19 October 2018
The Mare Jonio arrives in Palermo
Mediterranea has completed its first mission and returned to Palermo. It is in a pit-stop to refuel and change over the crew before immediately returning to sea. “The outcome of these first days has been extremely positive, our hunch was right”, confirmed Alessandra Sciurba, summing up the first 12 days of the Mare Jonio’s journey at sea.
Leoluca Orlando, Mayor of Palermo, pronounced that the whole city is with the ship. “Whenever anyone asks me how many migrants there are in Palermo, I always respond none. Everyone who arrived in Palermo is Palermitan!” Erasmo Palazzotto, European MP and backer of Mediterranea, explained how this represents a challenge to European government. “We have seen for ourselves how the issue of sea rescues becomes a bureaucratic question, how it depends on whether the line of the SAR zone is one mile up or one mile down. In a context like this, people’s lives don’t mean anything anymore, the people on the vessel don’t have any worth.”
The intervention of Giorgia Linardi of Sea Watch recalled how rescue is an automatic act, almost mechanical. “I strongly believe that whoever finds themselves in front of someone who looks you in the eyes with widen pupils and is about to be swalloed by the sea, holds out a hand, with an automatic gesture of the muscles. Those who govern us do not know this experience. You don’t discuss policy issues at sea, that’s done on dry land. At sea you rescue and you take people to a port of safety”, she concluded.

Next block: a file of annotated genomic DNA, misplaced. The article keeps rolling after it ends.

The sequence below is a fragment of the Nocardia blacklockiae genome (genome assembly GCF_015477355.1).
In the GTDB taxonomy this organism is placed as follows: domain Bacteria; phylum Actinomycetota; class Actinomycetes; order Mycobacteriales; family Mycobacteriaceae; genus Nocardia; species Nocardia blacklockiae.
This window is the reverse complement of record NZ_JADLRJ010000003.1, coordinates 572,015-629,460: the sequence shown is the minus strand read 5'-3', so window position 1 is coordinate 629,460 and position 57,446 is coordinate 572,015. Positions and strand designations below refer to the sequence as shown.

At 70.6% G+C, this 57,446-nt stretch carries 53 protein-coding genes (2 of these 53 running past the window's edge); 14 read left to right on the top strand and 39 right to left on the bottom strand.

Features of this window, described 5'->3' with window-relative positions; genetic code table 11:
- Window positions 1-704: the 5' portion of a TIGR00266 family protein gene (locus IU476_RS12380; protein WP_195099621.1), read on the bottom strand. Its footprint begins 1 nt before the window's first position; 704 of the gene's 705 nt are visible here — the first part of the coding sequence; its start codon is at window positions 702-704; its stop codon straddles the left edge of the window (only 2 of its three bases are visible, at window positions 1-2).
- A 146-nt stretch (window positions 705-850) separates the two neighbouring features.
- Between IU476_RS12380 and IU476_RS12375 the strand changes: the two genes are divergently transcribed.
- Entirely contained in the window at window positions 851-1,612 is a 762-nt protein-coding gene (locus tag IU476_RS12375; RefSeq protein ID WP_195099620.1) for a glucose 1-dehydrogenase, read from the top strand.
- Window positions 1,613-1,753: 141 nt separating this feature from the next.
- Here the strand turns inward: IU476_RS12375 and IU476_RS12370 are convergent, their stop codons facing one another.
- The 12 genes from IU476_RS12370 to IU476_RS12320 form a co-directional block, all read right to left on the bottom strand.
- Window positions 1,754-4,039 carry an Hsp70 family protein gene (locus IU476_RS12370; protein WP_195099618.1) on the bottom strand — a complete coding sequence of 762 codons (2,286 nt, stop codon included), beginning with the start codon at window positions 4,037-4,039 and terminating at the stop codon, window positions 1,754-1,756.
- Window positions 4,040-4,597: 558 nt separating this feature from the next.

Marta, a 26-year-old graduate and activist in Rome who supports migrants through legal support to those struggling for a dignified life, also spoke. Being on the Mediterranea ship was important not only in order to save others but also for ourselves. “We are going out to sea to save ourselves from the catastrophe unraveling before our very eyes each day.” The wave of support for Mediterranea has generated €150,000 through crowdfunding (as of October 16th). Luca Casarini explained what happened on the night of October 12th, when the ship received a messages from Navtext, indicating a rubber boat in trouble with 70 people on board, in Maltese waters. After a volley of responsibility between Rome and Valletta, and the insistence of the Mare Jonio, the Italian Coast Guard eventually intervened and brought the boat and its passengers to Lampedusa. “When we received the message that the 70 people had been rescued, the sea laughed with us.”
“The risk of not going ahead with this project was greater than that of doing so” said Claudio Arestivo of Moltivolti, Palermo. “Protecting the rights of others is not left or eight, Catholic or Christian – it’s simply human.” The Consul of Culture for the city of Palermo, Outtara Ibrahima Kobena, spoke, as did Evelina Santangelo, a writer from the Corpi collective.
Project “OpenEurope” – Oxfam Italia, Diaconia Valdese, Borderline Sicilia Onlus
Translation by Richard Braude